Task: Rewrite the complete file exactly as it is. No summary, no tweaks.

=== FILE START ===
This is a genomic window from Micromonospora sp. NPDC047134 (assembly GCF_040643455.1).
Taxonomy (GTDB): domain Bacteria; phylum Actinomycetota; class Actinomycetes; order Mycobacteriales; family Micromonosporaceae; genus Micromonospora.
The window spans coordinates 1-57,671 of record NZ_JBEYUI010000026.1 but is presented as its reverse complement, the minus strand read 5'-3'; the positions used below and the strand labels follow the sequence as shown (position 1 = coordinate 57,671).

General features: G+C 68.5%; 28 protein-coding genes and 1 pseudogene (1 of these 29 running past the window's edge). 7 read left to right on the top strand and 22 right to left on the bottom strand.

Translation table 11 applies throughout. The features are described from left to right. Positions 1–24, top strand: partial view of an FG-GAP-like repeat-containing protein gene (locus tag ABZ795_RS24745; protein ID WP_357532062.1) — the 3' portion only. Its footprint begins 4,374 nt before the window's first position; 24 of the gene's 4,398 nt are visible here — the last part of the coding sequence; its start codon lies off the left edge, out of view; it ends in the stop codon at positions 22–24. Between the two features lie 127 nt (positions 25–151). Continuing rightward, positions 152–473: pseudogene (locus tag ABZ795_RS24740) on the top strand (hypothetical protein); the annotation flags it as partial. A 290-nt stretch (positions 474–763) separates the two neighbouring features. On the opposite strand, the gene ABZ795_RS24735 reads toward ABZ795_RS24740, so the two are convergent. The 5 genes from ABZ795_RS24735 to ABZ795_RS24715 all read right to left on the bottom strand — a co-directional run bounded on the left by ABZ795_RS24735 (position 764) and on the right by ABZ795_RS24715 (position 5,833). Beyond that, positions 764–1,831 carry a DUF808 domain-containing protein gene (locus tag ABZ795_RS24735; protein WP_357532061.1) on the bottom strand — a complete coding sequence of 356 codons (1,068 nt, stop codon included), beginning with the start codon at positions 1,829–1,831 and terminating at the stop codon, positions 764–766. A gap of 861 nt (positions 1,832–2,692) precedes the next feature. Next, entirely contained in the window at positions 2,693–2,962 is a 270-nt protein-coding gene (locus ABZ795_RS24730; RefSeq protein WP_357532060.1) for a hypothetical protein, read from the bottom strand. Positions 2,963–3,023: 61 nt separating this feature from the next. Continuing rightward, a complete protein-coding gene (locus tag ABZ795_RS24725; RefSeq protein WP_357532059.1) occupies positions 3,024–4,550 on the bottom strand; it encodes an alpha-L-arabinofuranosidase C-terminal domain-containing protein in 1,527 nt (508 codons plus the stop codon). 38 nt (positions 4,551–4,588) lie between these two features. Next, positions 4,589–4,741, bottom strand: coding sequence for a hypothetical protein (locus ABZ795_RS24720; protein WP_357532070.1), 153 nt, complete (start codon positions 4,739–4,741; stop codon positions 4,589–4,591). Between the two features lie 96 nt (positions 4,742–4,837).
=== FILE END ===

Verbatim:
This is a genomic window from Micromonospora sp. NPDC047134 (assembly GCF_040643455.1).
Taxonomy (GTDB): domain Bacteria; phylum Actinomycetota; class Actinomycetes; order Mycobacteriales; family Micromonosporaceae; genus Micromonospora.
The window spans coordinates 1-57,671 of record NZ_JBEYUI010000026.1 but is presented as its reverse complement, the minus strand read 5'-3'; the positions used below and the strand labels follow the sequence as shown (position 1 = coordinate 57,671).

General features: G+C 68.5%; 28 protein-coding genes and 1 pseudogene (1 of these 29 running past the window's edge). 7 read left to right on the top strand and 22 right to left on the bottom strand.

Translation table 11 applies throughout. The features are described from left to right. Positions 1–24, top strand: partial view of an FG-GAP-like repeat-containing protein gene (locus tag ABZ795_RS24745; protein ID WP_357532062.1) — the 3' portion only. Its footprint begins 4,374 nt before the window's first position; 24 of the gene's 4,398 nt are visible here — the last part of the coding sequence; its start codon lies off the left edge, out of view; it ends in the stop codon at positions 22–24. Between the two features lie 127 nt (positions 25–151). Continuing rightward, positions 152–473: pseudogene (locus tag ABZ795_RS24740) on the top strand (hypothetical protein); the annotation flags it as partial. A 290-nt stretch (positions 474–763) separates the two neighbouring features. On the opposite strand, the gene ABZ795_RS24735 reads toward ABZ795_RS24740, so the two are convergent. The 5 genes from ABZ795_RS24735 to ABZ795_RS24715 all read right to left on the bottom strand — a co-directional run bounded on the left by ABZ795_RS24735 (position 764) and on the right by ABZ795_RS24715 (position 5,833). Beyond that, positions 764–1,831 carry a DUF808 domain-containing protein gene (locus tag ABZ795_RS24735; protein WP_357532061.1) on the bottom strand — a complete coding sequence of 356 codons (1,068 nt, stop codon included), beginning with the start codon at positions 1,829–1,831 and terminating at the stop codon, positions 764–766. A gap of 861 nt (positions 1,832–2,692) precedes the next feature. Next, entirely contained in the window at positions 2,693–2,962 is a 270-nt protein-coding gene (locus ABZ795_RS24730; RefSeq protein WP_357532060.1) for a hypothetical protein, read from the bottom strand. Positions 2,963–3,023: 61 nt separating this feature from the next. Continuing rightward, a complete protein-coding gene (locus tag ABZ795_RS24725; RefSeq protein WP_357532059.1) occupies positions 3,024–4,550 on the bottom strand; it encodes an alpha-L-arabinofuranosidase C-terminal domain-containing protein in 1,527 nt (508 codons plus the stop codon). 38 nt (positions 4,551–4,588) lie between these two features. Next, positions 4,589–4,741, bottom strand: coding sequence for a hypothetical protein (locus ABZ795_RS24720; protein WP_357532070.1), 153 nt, complete (start codon positions 4,739–4,741; stop codon positions 4,589–4,591). Between the two features lie 96 nt (positions 4,742–4,837).